Yayine Melaku opens the door on a contemporary high-rise DIFC apartment where light and space are the backdrop to exquisite taste
A high-rise apartment in DIFC and a brownstone in New York City couldn’t be further apart in terms of architectural aesthetic but as an experienced developer straddling two worlds, Yayine Melaku takes inspiration from both.
After relocating to Dubai with her husband and three children for what she expected to be a short-term sojourn, this stretched to seven years and the opportunity to establish her practice this side of the globe.
Looking to kick things off with a “smaller, manageable project,” the decision to go with a 3,400-square-foot three-bedroom apartment on the upper floors of the statuesque Index Tower makes for a grand opening statement. Says Yayine: “It was the building exterior that originally captivated me, but I initially missed out on another unit in the building, so when this apartment came up and I saw the amazing bones it had, it was meant to be.”
“Dark, dated and dreary,” was her summation of the previous décor but with panoramic floor-to-ceiling windows commanding one of the best city views in Dubai, coupled with the sheer volume of available space, the potential was uncapped.
Yayine’s vision was both ambitious and practical. “With DIFC a major financial hub that attracts expats from around the world, everything had to be clean lines and modern with functionality a super important consideration while still having the glamorous connotations of its location.”
“Everything had to be clean lines and modern”
Initially apprehensive about navigating local permitting requirements, she was bowled over by how accommodating Dubai is, as she explains; “While some elements couldn’t be shifted due to safety protocols, other requests were met with a desire to help and to find a workable solution; the opposite of my US experience.”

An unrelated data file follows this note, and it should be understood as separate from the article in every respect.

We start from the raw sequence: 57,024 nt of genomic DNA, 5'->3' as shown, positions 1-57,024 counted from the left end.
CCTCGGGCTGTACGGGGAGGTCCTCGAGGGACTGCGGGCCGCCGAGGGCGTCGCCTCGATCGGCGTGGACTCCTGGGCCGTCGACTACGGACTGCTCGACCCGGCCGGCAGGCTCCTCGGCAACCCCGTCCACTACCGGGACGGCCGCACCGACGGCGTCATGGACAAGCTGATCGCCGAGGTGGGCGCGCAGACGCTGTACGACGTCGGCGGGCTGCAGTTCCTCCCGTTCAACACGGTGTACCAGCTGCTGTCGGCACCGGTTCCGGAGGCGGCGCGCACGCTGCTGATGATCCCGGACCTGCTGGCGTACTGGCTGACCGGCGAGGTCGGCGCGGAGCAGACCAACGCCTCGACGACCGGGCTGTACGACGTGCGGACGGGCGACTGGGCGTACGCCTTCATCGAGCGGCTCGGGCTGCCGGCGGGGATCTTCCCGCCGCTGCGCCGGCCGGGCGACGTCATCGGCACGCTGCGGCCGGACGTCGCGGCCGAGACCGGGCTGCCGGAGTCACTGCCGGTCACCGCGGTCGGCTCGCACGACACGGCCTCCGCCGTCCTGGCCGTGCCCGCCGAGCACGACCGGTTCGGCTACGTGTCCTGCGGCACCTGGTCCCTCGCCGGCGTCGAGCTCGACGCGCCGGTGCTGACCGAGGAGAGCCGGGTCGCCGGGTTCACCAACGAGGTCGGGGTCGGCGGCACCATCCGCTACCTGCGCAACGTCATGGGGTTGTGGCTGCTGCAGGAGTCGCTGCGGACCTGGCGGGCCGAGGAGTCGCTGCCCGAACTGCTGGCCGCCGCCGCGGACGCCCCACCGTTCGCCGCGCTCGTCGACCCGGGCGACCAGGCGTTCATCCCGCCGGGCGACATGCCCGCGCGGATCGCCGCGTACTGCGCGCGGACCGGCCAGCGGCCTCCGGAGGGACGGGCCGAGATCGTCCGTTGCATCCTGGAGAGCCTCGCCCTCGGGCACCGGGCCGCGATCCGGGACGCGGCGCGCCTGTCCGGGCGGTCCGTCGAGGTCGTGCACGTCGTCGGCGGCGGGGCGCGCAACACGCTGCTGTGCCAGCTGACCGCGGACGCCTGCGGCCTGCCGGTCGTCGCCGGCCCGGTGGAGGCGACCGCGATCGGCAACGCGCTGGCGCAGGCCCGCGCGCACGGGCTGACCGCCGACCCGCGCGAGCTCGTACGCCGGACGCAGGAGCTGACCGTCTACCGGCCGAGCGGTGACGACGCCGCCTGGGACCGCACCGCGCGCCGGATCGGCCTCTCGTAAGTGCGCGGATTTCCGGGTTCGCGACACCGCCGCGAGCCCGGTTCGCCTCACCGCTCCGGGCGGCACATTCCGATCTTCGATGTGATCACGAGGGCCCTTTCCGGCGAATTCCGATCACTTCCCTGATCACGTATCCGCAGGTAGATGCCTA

Although the unit was already semi-open plan, Yayine wanted to open it up further to accentuate the spatial advantage, maximise the natural light, and still create cosy focal points. In terms of colour palette, a mix of cream tones and brushed brass, accented with hints of browns and black, was chosen to amplify the light and airy concept.
“The kitchen was opened up and elevated, with the sink re-sited away from the back wall, and a relaxed breakfast nook added in what was essentially a dead space that had wasted views out over the Museum of the Future and the Sheikh Zayed Road skyline,” she elaborates. In keeping with the clean, uncluttered mandate, hidden storage was incorporated under the breakfast nook banquettes, a theme that continues throughout the apartment with a series of discreet cupboards and closets designed for everything from the washing machine to empty suitcases.
“I work with high-end manufacturers and suppliers around the world who craft custom pieces and materials for my projects”
Walls were knocked back, levelled, extended, and doors removed and repurposed to create a grand living space that clearly delineates the dining area and lounge. In a previously unloved corner, a practical semi-private office alcove abuts a grand brushed brass statement bar that wouldn’t feel out of place in a chic boutique hotel. Lighting obviously plays a big role and was configured to make sense in each space without detracting from the wealth of natural daylight streaming in, or take away from the glittering night-time vista. An extended hallway through to the three en suite bedrooms also received an aesthetic upgrade. “I wanted it to have an art gallery ambience and so we sited a collection of my own artworks along its length and used centered lights to draw the eye and light the way,” she remarks.
The trio of generously sized bedrooms are calming oases of pared back décor, once again allowing the views beyond to take centre stage. Closet doors were simply repainted with bespoke handles creating a point of difference and vanity spaces added to showcase room potential to prospective owners.